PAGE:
National

Record-breaking high temperatures likely a 'new normal' for Japan, experts warn

by Eric Johnston

Staff Writer

This summer’s deadly heat wave has been labeled as unprecedented, but official climate forecasts and experts are warning that the recent rise in temperatures is likely to become the new normal in the years ahead.

“Generally speaking, it’s predicted that the kind of heat we have now will increase as climate change advances,” said Masako Konishi, a meteorologist and deputy director of conservation at WWF Japan. “While we can’t say the current heat wave itself is a sign of the direct effects of climate change, at the very least we can say that we’ll see more of this kind of climate in the future.

“What’s most frightening is that what we once had no experience with is gradually becoming the daily norm,” Konishi noted.

“The government and television weather personalities are working hard to warn of the dangers of the heat, with some using language that treats it like a natural disaster. In other parts of the world, such as the Middle East, these high temperatures are a natural part of life and people are used to them.”

According to government data released Tuesday, the heat wave has killed at least 65 people in 28 prefectures and sent more than 22,000 to hospitals last week — the highest figure since comparable information became available in 2008. The Fire and Disaster Management Agency has announced that over a seven-day period to Sunday, 22,647 people were taken to hospitals due to the heat, with Tokyo — the country’s most populous prefecture — accounting for the highest number at 1,979. Aichi Prefecture ranked second at 1,954, followed by Osaka Prefecture with 1,779 and Saitama Prefecture at 1,617.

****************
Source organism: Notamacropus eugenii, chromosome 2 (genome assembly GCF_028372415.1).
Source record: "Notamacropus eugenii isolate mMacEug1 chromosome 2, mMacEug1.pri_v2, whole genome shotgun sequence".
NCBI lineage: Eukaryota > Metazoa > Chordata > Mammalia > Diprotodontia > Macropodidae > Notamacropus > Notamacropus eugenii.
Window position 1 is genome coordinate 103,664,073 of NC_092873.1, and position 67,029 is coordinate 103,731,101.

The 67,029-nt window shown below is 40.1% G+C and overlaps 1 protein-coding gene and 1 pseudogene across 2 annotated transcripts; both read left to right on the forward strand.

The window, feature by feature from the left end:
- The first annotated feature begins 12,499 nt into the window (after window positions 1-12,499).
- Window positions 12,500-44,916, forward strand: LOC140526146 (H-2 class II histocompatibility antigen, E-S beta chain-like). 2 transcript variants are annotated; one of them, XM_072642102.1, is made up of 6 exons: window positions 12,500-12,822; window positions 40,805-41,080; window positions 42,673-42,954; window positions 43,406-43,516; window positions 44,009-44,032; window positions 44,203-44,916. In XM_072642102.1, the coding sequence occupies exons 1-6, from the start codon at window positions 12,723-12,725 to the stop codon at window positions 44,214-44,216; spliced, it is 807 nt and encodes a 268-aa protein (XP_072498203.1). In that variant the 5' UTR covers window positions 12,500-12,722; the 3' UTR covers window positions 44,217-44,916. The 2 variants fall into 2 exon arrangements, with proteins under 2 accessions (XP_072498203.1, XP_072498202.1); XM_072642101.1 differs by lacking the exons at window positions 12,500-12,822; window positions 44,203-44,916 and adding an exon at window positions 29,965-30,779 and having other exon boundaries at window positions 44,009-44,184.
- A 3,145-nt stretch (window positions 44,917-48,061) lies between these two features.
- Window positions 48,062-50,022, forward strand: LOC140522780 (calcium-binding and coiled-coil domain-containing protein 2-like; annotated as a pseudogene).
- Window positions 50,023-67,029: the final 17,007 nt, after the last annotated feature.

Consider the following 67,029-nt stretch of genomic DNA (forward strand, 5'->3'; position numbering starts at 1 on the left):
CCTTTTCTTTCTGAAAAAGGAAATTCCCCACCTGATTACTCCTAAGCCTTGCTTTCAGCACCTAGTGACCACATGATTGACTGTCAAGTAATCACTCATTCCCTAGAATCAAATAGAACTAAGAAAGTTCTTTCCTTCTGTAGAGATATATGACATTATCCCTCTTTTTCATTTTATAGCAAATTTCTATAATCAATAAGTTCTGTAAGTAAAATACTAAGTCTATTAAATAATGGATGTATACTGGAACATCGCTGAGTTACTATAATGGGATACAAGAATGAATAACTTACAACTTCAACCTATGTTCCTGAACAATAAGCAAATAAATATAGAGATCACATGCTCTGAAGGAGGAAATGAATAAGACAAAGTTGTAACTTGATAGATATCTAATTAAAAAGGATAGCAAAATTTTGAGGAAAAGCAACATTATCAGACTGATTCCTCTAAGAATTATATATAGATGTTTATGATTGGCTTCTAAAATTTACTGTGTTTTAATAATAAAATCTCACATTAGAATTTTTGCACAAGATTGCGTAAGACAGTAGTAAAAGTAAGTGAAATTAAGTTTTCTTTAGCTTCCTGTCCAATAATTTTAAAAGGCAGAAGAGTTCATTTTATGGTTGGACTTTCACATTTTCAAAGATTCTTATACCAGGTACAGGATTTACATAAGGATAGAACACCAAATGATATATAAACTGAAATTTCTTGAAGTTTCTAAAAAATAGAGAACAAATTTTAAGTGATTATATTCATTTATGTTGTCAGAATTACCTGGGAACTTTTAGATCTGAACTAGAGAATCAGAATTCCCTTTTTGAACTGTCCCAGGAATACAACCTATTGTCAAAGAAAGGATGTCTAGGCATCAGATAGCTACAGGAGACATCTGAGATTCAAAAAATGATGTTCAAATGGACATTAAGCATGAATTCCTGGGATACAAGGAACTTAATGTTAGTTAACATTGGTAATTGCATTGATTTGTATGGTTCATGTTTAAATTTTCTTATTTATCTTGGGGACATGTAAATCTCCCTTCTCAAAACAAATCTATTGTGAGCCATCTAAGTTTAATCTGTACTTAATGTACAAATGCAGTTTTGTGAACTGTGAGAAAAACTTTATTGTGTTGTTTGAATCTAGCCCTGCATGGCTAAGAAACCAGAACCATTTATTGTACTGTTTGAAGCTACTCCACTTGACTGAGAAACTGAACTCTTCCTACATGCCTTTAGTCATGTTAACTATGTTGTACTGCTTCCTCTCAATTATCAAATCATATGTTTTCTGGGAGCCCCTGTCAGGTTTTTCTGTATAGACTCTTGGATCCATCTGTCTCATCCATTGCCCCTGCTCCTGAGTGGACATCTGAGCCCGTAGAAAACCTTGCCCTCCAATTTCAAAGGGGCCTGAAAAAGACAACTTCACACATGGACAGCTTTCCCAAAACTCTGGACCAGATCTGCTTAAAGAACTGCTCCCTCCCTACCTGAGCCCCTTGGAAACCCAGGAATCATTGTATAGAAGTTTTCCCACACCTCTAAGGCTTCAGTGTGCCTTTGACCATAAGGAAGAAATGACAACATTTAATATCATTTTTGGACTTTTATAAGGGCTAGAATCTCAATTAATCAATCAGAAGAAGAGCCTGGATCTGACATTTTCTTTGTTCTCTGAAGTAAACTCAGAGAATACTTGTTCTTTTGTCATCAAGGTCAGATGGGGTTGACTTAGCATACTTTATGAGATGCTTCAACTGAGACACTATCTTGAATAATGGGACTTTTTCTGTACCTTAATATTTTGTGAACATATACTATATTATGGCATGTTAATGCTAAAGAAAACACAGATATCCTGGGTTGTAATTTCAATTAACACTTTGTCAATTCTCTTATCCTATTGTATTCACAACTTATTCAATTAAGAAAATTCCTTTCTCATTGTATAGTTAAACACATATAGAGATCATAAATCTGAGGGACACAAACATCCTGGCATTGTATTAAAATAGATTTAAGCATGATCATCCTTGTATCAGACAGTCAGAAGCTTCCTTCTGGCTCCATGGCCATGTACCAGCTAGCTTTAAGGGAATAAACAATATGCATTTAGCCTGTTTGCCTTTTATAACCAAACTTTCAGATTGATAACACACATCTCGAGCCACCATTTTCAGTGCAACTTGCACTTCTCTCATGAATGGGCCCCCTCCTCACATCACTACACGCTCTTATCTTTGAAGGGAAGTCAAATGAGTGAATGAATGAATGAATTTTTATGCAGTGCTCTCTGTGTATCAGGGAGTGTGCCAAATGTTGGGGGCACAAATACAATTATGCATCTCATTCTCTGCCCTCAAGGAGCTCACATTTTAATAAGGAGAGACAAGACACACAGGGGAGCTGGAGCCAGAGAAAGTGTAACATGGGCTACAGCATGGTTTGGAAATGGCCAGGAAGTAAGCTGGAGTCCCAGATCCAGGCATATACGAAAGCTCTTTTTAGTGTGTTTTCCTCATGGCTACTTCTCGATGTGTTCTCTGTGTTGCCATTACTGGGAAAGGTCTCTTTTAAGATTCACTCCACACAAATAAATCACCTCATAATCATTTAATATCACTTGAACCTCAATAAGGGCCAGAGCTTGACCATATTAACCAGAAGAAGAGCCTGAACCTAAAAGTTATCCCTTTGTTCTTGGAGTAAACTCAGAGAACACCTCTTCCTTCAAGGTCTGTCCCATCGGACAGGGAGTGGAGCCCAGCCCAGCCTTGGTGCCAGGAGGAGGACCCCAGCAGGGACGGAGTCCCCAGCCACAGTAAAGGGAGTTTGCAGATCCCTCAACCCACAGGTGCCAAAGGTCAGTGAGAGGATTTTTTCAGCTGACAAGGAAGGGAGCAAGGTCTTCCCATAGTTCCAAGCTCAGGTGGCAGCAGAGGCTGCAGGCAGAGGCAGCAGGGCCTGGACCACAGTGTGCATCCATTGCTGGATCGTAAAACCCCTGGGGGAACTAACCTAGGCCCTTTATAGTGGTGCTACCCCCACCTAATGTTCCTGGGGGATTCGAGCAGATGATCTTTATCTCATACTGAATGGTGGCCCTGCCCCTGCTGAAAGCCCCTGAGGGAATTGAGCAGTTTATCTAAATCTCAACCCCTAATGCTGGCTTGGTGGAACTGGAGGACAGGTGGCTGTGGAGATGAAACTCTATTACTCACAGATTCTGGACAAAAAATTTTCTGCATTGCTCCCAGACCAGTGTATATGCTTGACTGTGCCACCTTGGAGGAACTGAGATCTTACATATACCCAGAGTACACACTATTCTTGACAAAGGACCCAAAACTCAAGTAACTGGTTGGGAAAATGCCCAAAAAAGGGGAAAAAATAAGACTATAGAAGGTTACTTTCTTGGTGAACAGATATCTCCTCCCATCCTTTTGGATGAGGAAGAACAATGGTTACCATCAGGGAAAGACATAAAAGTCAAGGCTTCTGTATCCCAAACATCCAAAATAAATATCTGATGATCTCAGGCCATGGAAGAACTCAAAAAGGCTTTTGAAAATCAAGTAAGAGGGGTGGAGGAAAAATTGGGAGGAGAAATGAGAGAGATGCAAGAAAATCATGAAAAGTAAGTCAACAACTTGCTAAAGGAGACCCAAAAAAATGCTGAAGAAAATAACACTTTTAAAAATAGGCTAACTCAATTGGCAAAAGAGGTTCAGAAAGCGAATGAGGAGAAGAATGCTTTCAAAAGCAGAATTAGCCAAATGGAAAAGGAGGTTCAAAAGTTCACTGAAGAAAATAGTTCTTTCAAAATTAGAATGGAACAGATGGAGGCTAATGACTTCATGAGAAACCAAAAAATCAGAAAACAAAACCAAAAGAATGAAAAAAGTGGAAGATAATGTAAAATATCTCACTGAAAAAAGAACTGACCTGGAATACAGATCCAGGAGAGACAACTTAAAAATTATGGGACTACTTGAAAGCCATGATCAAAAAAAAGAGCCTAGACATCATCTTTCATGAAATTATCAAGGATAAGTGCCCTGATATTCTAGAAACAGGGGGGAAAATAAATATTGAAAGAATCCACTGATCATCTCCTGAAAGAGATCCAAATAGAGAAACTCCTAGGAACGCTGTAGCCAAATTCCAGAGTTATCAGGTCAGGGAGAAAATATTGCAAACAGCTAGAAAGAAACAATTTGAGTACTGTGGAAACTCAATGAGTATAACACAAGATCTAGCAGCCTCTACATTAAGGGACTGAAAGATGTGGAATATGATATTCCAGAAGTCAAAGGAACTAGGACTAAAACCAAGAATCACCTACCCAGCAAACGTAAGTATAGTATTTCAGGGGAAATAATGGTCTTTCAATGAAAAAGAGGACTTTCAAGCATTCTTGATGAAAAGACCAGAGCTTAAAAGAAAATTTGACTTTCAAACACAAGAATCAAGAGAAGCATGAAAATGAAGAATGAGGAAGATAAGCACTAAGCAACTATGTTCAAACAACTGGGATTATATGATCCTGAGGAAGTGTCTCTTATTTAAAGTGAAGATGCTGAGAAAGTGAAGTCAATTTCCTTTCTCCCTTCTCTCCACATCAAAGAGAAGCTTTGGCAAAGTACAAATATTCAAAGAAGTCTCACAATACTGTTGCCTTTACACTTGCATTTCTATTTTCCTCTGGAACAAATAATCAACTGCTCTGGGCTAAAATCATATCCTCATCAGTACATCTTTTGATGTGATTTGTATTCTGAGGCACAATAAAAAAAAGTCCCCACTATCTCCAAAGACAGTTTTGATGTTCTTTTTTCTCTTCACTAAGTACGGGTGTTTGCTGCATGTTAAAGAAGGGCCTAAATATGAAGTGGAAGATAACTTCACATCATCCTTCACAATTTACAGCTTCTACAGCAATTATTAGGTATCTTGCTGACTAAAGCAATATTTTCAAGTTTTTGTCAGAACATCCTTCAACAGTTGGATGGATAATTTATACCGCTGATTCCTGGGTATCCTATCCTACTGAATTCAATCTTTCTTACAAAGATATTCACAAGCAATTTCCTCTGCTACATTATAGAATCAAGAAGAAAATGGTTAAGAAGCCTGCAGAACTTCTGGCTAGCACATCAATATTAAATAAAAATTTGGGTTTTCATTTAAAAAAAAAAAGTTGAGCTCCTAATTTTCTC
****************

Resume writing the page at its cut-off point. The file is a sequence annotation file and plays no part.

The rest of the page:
The previous weekly record for people taken to hospitals over heat stroke or heat exhaustion — 12,064 — was logged in the period from July 27 to Aug. 2, 2015.

This summer’s scorching heat appears likely to continue presenting a danger to many, with the Tokyo Fire Department reporting a preliminary figure Monday of 371 people rushed to hospitals in the metropolitan area over suspected heatstroke or heat exhaustion — the highest figure since the department began compiling statistics in 2010.

Japanese television reports Monday night and Tuesday in Saitama Prefecture and Tokyo showed reporters with thermometers at ground level, where road-surface temperatures of above 45 degrees Celsius had been recorded. “We are observing unprecedented levels of heat in some areas,” weather agency official Motoaki Takekawa said late Monday.

Past projections from the Environment Ministry, the Meteorological Agency, and the United Nations Intergovernmental Panel on Climate Change, as well as most other Japanese and international climate experts, agree that temperatures in the country — as well as extreme weather events — are very likely to rise in the coming years.

In 2015, the Meteorological Agency predicted that the nation’s average annual temperature between 2076 and 2095 would be 2.5 to 3.5 degrees higher than that of the 1980-1999 period and that flash downpours would become more frequent. To prepare for the worst, a law was passed last month urging all local governments to draw up plans for the possibility of impacts due to climate change.

“We should see the heat wave this year as an example of (Japan’s) future climate and be ready for these extreme weather phenomena with a well-thought-out adaptation plan,” Konishi said.

Information from Kyodo and AFP-Jiji added